“Well, our brigade can’t capture anything because there’s f*cking nothing left of it. All’s been f*cking destroyed. There’s no personnel, no f*cking nothing!” he would go on to say. “It’s f*cked. We have 1 staff commander of the artillery crew left. We have 2 artillery guns left out of 12. Out of 12 vehicles, there are only 3 in working condition now.”

While the call is definitely not confirmed by any independent source (and will be unlikely to confirm), the intercepted call may provide some form of insight into the current morale problem the Russians are facing. In the US military a general waving a pistol around threatening to shoot his own men, would probably be relieved of his command and a unit that refused to fight would be pulled off the line and an investigation launched into the apparent total breakdown of discipline in that unit.

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On May 21st, SOFREP published a piece that outlined Russian contract soldiers being coerced and threatened to fight in Ukraine after they opted out of their contract. The report revealed that these contract soldiers did not know that they were en route to Ukraine and that they were surprised when it was revealed to them that they were already in Ukraine to fight.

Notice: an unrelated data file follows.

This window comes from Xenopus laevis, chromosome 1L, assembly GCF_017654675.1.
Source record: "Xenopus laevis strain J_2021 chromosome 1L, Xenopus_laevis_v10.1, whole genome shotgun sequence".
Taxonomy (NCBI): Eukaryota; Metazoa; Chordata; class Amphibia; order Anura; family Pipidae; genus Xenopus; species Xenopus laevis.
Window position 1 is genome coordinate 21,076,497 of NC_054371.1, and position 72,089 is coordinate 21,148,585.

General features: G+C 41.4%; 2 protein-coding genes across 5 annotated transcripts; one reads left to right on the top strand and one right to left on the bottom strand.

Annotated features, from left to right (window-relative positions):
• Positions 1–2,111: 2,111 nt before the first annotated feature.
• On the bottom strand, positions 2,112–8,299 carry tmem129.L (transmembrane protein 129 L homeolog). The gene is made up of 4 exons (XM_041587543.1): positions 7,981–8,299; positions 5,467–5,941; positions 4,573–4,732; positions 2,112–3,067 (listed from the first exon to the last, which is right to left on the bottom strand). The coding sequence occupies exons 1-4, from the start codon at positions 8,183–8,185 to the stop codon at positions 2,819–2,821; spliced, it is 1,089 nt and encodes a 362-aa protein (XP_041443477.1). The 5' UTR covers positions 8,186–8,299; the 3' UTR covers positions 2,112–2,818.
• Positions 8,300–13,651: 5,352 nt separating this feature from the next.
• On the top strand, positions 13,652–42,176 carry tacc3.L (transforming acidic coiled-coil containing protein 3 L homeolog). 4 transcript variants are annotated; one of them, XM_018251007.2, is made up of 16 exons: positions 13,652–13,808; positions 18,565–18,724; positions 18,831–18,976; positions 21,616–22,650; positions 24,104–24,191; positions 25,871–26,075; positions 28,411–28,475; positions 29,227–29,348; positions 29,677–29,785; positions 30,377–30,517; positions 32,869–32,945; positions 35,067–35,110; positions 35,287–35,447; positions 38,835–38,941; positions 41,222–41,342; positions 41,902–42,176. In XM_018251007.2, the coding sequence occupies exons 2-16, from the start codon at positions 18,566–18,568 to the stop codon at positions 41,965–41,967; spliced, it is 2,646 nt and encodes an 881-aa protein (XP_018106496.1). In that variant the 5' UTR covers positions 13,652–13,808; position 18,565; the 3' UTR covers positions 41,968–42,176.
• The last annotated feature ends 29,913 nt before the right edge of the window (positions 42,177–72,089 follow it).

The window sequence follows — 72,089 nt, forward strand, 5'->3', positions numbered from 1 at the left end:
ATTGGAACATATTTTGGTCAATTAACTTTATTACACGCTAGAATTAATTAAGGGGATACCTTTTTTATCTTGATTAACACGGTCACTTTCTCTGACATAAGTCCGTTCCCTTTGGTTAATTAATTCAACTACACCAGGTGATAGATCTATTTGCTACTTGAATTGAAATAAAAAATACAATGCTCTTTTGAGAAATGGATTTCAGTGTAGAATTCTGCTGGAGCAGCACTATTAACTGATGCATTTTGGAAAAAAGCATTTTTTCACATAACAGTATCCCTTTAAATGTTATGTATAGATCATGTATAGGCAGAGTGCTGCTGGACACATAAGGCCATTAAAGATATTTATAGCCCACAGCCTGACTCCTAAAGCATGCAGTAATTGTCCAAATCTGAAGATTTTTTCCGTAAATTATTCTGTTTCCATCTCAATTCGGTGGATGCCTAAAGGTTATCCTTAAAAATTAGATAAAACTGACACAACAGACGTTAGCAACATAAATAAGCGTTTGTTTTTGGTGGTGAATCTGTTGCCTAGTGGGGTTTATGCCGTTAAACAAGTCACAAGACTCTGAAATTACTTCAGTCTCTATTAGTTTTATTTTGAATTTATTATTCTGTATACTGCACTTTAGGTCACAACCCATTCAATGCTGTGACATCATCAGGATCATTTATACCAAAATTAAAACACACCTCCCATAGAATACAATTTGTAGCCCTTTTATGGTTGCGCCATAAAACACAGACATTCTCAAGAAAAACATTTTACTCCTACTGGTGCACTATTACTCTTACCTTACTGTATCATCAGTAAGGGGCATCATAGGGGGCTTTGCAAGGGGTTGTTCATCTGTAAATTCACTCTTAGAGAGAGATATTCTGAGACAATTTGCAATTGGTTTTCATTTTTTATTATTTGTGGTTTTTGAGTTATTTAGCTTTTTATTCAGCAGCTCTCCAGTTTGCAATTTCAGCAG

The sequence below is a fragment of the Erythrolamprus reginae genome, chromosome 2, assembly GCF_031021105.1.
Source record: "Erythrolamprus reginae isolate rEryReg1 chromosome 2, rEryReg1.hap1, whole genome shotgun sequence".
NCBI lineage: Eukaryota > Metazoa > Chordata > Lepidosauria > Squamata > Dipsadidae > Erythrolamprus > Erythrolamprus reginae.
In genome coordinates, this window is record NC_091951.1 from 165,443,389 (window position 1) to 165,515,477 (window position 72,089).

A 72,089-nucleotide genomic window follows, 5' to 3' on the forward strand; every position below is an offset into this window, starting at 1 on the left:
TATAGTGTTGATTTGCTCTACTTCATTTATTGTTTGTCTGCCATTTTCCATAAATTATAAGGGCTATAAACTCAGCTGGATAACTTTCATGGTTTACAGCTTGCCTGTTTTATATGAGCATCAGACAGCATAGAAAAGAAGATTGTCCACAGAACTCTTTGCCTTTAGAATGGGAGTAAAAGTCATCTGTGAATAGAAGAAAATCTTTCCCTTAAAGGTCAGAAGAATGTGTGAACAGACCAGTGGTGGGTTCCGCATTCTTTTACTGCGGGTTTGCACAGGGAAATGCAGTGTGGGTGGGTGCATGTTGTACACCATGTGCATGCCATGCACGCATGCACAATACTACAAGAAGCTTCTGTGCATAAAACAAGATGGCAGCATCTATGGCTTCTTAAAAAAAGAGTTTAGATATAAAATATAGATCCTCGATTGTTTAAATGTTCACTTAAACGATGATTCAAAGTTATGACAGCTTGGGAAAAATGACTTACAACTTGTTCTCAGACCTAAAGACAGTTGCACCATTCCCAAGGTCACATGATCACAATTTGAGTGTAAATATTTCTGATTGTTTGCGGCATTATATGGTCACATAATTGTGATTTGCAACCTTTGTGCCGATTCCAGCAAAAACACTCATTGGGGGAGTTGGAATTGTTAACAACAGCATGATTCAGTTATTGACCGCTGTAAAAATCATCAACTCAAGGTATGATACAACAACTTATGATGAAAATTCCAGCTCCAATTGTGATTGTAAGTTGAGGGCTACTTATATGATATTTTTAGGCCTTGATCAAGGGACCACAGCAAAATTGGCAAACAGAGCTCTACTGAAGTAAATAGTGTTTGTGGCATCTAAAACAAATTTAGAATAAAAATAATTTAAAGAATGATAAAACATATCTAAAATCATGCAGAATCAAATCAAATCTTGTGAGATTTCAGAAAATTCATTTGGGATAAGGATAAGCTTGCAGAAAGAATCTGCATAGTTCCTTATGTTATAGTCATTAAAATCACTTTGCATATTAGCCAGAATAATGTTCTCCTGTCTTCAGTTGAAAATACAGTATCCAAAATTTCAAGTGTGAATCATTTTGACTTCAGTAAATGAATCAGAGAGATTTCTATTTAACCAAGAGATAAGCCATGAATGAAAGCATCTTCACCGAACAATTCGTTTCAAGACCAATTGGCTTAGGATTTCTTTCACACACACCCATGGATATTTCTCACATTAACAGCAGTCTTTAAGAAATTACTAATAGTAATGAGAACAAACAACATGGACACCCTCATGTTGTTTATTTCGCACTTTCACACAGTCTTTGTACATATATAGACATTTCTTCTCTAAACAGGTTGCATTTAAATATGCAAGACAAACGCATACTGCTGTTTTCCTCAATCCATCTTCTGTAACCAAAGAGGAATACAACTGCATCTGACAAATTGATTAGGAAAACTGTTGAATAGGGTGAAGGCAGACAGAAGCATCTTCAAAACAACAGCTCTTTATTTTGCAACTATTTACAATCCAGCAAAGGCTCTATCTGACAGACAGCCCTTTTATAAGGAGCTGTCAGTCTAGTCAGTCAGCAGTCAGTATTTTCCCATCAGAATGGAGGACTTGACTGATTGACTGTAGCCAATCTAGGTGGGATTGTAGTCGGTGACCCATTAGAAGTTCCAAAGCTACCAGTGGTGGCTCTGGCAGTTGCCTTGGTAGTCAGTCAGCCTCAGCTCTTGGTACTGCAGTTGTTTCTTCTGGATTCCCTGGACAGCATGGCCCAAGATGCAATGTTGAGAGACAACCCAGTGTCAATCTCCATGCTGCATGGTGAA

It also revealed that the Russian soldiers had so much trouble with logistics and supplies as they did not have any food, with the Russian contract soldier saying to his mom that he would rather go to prison than in Ukraine.

“We have no idea who we’re fighting against or fighting for or how we’re doing it. I don’t want to criticize the army. I don’t know if they had a commanding officer with them; they aren’t allowed to disclose this over the phone. But I concluded they had been abandoned,” the soldier said.

When they tried to opt-out, officers from the FSB and a prosecutor showed up to tell them that they would be handed criminal charges if they were to terminate their contract. Thus they had no choice but to sign a contract agreeing that they were joining the so-called “special military operation.”

We have also seen reports of Russian conscripts who refused to accept longer contracts being forced to remain outside in the cold, denied food and water, and assigned back-breaking manual labor until they agreed to sign a contract.

It would be easy to discount these incidents as one-off situations that do not reflect the general condition of the Russian army but consider this.  In spite of the Kremlin’s considerable efforts in their own media to portray the war in Ukraine as a heroic and patriotic fight against modern Nazism which reaches deeply into Russia’s past, the Russian population has not responded by lining up at recruiting stations to join the military.  Quite the opposite, since the invasion began more than a dozen armed forces recruiting stations across Russia have been bombed, vandalized, and set on fire.